Luxury, an Investor's Best Friend?
Ash is a member of The Motley Fool Blog Network -- entries represent the personal opinion of the blogger and are not formally edited.
With the Dow Jones Industrial Average fighting back above the 14,000 mark and individual investors piling their money back into the stock market could we be heading back to the business boom days? If we are back to the boom days, or even if we’re heading there, you can expect a lot more money to be spent on the luxury goods of Tiffany & Co (NYSE: TIF), Coach (NYSE: COH) and in the stores of Saks (NYSE: SKS).
A Girl’s Best Friend
In the 1949 Broadway production of Gentlemen Prefer Blondes Carol Channing sang a song titled “Diamonds Are a Girl’s Best Friend.” Marilyn Monroe made the song eternally famous with her own rendition, and now girls everywhere crave the diamond. When it comes to diamonds and a long history of great branding, Tiffany’s is a true winner.
Think about the things that you associate with Tiffany’s for a moment. I know that the Tiffany Blue color that graces their bags popped up in some people’s minds; how about Audrey Hepburn’s Breakfast at Tiffany’s? That long history of branding, and the expert finishing on all of their products, are what allows Tiffany’s to stand out and sell their goods at much higher prices.
All of those expensive diamonds add up for investors who have seen five year EPS growth rates at Tiffany’s of 11.4%, with the three year EPS growth rate at an incredible 21.81%. Those aren’t numbers to cry about, but the pricing metrics might be. The P/E ratio is 19.7, higher than the S&P 500 but lower than the industry average of 26.9. Tiffany’s is also trading at 3.3x tangible book; that’s a pretty hefty markup.
The five year average ROI of 13.2% and the 2% dividend yield at Tiffany’s definitely bring the smile back to my face though. That dividend has a five year growth rate of 19.2%, a figure that would be hard to sustain for any company.
How About Those Purses?
I have never been into a Coach store but I have walked past quite a few, and they always seem to be overflowing with people. Are they spending their money on purses or just browsing? Well, looking at growth numbers, you’d be hard pressed to think they weren’t buying like crazy.
Both revenue growth and EPS growth are in the double digits over the one, three and five year ranges. Sustaining that type of growth over five years is quite a difficult thing to do, especially when you’re selling a luxury product in down-times. The three year revenue growth rate sits at 11.74% while the three year EPS growth is an incredible 18.36%.
The price ratios at Coach are incredibly appealing, especially considering the high growth numbers that they’ve been experiencing. The P/E ratio at Coach is 13.4, right around the S&P 500 P/E. The price to tangible book is a little on the high side at 8.78 but I really don’t think that Coach is going to run into any issues that would cause investors to have to worry about this figure.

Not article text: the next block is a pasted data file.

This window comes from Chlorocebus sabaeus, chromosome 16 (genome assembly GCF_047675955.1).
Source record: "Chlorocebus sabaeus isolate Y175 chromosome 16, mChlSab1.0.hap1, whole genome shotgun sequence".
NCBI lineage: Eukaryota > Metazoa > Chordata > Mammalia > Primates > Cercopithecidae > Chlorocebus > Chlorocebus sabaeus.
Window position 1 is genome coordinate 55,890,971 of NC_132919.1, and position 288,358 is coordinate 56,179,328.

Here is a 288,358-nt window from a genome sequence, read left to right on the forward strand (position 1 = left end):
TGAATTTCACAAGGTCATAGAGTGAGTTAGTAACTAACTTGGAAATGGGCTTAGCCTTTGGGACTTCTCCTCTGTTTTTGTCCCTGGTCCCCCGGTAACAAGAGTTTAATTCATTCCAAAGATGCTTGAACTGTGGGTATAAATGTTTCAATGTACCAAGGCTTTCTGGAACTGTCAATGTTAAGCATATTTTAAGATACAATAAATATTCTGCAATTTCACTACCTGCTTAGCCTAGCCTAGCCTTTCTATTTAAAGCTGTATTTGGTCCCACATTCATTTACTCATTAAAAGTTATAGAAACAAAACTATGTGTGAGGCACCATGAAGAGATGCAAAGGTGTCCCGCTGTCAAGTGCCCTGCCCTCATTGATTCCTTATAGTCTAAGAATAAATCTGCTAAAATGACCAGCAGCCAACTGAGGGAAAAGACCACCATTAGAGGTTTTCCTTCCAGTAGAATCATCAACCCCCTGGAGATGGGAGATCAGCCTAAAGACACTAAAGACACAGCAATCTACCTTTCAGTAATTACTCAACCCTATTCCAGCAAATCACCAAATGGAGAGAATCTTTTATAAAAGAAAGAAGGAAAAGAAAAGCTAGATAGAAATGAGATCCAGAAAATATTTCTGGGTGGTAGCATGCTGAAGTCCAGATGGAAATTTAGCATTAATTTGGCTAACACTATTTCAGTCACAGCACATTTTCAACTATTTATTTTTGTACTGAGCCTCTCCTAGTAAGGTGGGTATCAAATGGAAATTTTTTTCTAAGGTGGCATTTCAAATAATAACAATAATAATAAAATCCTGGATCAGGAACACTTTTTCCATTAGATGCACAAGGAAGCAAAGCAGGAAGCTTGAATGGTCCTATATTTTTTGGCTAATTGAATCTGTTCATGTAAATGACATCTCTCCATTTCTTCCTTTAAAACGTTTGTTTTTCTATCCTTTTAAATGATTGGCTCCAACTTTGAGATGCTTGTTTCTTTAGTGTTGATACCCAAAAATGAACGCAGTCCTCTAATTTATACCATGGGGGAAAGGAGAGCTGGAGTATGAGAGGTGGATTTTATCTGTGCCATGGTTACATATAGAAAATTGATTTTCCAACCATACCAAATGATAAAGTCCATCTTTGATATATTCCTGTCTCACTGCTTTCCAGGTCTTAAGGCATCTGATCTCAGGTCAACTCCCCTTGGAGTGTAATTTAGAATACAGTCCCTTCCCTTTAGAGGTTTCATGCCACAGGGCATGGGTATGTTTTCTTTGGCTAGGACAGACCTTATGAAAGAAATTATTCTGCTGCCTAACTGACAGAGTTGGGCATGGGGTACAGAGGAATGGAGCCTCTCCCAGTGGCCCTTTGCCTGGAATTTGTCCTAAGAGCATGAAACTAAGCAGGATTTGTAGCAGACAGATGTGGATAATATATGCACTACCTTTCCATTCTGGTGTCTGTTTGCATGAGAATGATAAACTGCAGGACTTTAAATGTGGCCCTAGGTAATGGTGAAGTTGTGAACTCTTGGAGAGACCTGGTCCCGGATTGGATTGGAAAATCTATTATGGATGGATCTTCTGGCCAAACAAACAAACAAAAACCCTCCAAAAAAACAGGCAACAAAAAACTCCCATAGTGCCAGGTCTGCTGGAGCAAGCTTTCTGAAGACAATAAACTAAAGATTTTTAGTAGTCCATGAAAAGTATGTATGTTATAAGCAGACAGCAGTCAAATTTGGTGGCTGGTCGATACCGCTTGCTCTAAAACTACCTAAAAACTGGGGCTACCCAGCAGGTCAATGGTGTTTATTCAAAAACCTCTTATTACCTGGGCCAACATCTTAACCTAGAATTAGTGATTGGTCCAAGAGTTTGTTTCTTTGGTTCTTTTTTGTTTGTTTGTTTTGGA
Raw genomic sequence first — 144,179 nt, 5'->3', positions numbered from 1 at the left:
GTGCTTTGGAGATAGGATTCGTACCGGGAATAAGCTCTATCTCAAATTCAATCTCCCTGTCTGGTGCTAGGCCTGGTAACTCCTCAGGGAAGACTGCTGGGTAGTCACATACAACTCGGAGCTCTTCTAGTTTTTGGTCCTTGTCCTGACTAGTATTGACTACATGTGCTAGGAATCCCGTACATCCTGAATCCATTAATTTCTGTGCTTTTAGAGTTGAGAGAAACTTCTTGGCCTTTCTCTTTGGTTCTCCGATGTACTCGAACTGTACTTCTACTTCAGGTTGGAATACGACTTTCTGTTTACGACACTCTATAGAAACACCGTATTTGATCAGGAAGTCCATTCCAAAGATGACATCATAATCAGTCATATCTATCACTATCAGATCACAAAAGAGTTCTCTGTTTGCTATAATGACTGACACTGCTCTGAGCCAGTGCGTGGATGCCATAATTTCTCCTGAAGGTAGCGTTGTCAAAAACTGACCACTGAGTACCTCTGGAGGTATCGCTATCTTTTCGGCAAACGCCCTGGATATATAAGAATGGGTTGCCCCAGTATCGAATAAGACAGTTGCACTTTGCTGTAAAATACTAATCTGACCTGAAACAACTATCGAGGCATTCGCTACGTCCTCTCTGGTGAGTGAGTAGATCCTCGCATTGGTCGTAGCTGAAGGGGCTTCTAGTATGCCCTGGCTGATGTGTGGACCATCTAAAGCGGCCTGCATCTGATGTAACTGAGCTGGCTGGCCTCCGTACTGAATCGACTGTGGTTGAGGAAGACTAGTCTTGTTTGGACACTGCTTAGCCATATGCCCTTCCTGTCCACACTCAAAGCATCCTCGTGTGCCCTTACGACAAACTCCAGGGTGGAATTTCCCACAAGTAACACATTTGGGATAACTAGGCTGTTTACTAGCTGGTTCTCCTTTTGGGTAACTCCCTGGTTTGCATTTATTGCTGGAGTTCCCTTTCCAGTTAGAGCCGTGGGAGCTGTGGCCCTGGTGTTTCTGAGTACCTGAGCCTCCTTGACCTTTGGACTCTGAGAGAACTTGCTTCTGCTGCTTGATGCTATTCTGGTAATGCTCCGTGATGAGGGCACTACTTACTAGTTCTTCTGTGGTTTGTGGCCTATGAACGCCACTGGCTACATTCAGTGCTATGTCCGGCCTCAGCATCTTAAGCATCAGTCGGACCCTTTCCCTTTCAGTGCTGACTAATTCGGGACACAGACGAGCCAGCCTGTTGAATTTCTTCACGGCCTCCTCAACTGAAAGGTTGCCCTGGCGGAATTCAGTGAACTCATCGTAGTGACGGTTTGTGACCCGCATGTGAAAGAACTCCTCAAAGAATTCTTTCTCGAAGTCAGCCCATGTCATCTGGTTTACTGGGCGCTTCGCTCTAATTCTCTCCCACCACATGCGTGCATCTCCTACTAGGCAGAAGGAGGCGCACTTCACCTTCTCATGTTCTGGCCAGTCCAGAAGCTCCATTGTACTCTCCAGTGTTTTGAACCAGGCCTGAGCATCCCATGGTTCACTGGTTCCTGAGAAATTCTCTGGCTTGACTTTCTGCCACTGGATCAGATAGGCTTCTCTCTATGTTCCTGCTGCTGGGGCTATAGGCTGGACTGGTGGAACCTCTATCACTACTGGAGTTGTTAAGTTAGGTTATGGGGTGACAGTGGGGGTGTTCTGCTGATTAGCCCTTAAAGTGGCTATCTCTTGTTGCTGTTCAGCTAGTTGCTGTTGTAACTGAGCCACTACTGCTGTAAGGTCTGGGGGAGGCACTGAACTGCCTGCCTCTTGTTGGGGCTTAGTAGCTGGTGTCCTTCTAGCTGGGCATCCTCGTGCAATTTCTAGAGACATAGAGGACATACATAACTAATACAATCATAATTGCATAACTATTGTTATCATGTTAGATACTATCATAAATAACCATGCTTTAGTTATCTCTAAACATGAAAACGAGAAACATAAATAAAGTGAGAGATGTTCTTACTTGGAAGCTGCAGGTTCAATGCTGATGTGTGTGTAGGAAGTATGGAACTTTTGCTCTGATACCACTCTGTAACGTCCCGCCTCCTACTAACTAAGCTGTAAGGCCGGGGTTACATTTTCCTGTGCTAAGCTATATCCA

Coach has a dividend too! It’s actually quite a nice one at 2.5%! Oh, I should also add that there is no long term debt at the company. That’s right, a LT debt to equity ratio of 0!
A Shopper’s Paradise
Saks Fifth Avenue is the wealthy shopper’s paradise. The store carries designer clothing and accessories for both men and women at their stores across the United States.
Earnings at the department store grew by 56% last year and revenues are growing over the three year time frame too. If we take a look at what the analysts believe is coming over the next two fiscal years we see no growth in this current year but 13% growth in the following year.
Unfortunately for Saks, I don’t think their pricing metrics justify their 13% growth over two years. The P/E at the company is an incredibly high 23.7. Sure, Saks will be around for a long time to come, but do you really want to pay almost 24 times 2012 earnings to own it?
Another thing that I’m not too keen on at Saks is the lack of dividend. Both Tiffany’s and Coach offer pretty nice dividends that would go great in a dividend investor’s portfolio; Saks does not.
I like both Tiffany’s and Coach at their current levels. Of course, you should monitor the stocks yourself and wait for the perfect buying opportunity. I’d definitely recommend avoiding Saks, unless there is a major pullback in the near future.
Ash1402 has no position in any stocks mentioned. The Motley Fool recommends Coach. The Motley Fool owns shares of Coach. Try any of our Foolish newsletter services free for 30 days. We Fools may not all hold the same opinions, but we all believe that considering a diverse range of insights makes us better investors. The Motley Fool has a disclosure policy. Is this post wrong? Click here. Think you can do better? Join us and write your own!